I didn’t know the strategy, I never read any of the books and we never played Texas Hold’em in Australia. When I started playing Hold’em, I had no idea what I was doing and it took me awhile to figure the game out. I was playing a lot and gradually getting better, but then Party Poker kicked off and things fell into place. It was the best site with the easiest games and I was soon making a lot of money out of it.
In terms of the sports betting, these days I’m probably the biggest punter for most of the Australian games. We have a team working out the odds on Aussie Rules football and we bet huge amounts of money now. We have an edge and it can be done, but the odds of achieving it are near impossible for everyone else.
It seems that along with the poker and gambling, you’ve always maintained a strong sense of business acumen. Is that what ultimately lead you build up interests around poker, rather than just playing the game for a living?
I just thought that playing the game was a pretty difficult way to make a good living. I saw that in other sports like golf, you have a lot of business surrounding that game, as well as the actual playing itself. I thought that for poker it would be the same – you need to have business around it if you want to make serious money. It’s not an easy business and a lot of people have lost money on it, but it can be done.
The main risk is always legislation, and the new laws in Italy and Russia have cut profits quite significantly – the same will go for America if they don’t make the right laws too. Generally though, I think it’s fair to say that most of the money is already in the bank. People who have made money from online poker already have tucked it away and if you’re going to go and chase for it now, it’s a lot more difficult.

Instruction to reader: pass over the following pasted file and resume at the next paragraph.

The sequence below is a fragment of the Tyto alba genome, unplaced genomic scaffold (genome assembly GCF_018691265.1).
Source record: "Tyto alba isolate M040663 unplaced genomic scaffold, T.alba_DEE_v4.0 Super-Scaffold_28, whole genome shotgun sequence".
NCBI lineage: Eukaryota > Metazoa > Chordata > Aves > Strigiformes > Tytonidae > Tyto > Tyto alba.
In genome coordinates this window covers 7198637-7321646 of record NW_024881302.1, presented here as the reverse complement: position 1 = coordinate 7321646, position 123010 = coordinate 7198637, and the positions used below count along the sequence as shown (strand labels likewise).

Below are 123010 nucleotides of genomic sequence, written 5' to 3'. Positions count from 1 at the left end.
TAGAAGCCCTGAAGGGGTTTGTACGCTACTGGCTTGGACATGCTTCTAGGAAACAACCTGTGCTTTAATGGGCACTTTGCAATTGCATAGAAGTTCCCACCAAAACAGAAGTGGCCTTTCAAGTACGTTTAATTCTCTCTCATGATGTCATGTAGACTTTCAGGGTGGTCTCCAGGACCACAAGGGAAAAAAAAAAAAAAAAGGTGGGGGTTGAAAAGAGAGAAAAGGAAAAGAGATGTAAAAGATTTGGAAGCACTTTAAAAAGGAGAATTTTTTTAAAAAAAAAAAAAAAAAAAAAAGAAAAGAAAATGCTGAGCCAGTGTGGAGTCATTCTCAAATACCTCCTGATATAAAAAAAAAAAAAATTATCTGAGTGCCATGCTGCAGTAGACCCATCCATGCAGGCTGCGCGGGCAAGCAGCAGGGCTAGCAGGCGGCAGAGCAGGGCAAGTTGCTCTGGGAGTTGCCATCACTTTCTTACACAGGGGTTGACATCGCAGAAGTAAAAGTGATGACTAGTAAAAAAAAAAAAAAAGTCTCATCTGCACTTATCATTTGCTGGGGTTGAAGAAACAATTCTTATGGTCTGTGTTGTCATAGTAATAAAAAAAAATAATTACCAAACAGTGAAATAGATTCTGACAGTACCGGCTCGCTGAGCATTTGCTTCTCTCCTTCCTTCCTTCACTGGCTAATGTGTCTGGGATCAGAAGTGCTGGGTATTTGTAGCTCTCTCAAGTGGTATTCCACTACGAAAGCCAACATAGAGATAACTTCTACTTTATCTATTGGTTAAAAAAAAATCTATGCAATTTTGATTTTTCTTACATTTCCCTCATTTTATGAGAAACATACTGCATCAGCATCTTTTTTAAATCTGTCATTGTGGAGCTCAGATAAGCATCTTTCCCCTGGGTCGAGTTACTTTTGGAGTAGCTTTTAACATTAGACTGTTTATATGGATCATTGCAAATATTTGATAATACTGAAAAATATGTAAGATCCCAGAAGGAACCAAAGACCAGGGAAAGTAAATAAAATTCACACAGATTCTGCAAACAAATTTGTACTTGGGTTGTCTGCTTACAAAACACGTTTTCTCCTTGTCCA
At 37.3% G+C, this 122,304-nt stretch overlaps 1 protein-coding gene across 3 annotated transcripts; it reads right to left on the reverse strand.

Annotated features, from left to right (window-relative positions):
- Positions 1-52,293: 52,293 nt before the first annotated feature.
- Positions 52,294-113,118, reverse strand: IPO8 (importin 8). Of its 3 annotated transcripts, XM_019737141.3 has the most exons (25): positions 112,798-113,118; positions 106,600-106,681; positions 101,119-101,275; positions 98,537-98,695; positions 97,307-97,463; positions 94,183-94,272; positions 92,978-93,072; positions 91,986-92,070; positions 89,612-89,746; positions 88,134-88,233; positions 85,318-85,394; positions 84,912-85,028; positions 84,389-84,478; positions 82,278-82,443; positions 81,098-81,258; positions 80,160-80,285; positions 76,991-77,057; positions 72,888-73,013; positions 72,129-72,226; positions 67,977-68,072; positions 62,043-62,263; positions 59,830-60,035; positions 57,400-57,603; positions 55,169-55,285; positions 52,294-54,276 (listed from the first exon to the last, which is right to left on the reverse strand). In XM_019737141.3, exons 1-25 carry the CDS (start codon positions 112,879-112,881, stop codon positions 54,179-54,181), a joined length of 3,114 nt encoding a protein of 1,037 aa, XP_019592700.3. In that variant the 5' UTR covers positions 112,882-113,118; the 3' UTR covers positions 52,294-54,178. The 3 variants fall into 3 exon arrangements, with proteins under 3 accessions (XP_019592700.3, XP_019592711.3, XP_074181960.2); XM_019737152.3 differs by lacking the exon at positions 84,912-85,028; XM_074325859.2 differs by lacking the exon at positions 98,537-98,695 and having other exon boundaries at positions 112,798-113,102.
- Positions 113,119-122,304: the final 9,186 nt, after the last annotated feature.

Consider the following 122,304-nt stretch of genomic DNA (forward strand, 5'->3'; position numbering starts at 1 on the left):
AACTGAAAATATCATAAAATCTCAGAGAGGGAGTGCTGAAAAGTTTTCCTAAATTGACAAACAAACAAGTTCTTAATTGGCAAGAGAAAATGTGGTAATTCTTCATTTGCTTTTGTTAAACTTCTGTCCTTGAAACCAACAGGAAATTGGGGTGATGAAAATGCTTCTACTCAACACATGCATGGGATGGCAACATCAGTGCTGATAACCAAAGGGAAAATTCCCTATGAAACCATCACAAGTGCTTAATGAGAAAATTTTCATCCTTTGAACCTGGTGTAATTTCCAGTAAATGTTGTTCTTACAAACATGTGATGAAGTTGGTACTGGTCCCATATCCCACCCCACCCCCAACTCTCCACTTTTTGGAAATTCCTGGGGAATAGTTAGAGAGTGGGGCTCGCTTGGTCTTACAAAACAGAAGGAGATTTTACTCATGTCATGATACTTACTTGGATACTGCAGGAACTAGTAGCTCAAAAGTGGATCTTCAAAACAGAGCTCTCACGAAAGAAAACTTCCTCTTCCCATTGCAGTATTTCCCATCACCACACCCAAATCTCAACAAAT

But there are a lot of things outside of poker. I never really saw it as a profession, but you can win money out of it and it’s a great hobby. Luckily I’ve been a winner, but it’s very easy to lose money if poker is all you have to fall back on. People dream about being pros and the lifestyle that goes with that, but the odds are so slim that you’re better of pursuing some sort of career and playing as a hobby.
Along with your website, PokerNews.com, you’ve also become increasingly involved with staking players in tournaments on Chip Me Up – is that something that you can see yourself doing more of in the future?
Yeah, it’s something I enjoy. I’m going through a time now where I’ve backed off from the game a little bit and have started to stake players, but I’m quite selective. I don’t want to stake people in events that don’t make sense financially – I want to get value out of it and I want to give them value too.
Some players want to get staked just for the sake of playing, but they’re not thinking and the economics are not there behind it. I don’t want to stake players and have an overall net loss – I want to make money out of it and I want them to make money too. I mean, if I’m losing money, then my players are losing money as well and we’re all wasting our time.
I still enjoy playing myself though and I really feel that the game has helped develop my business skills and vice versa. Poker is so much like a business – you bluff and lie to people sometimes, all the while hoping you can get the goods. You’re hoping for the best and sometimes you don’t know if it will happen, but you always have to tell people good things and stay positive. That’s what it’s all about and I still love it.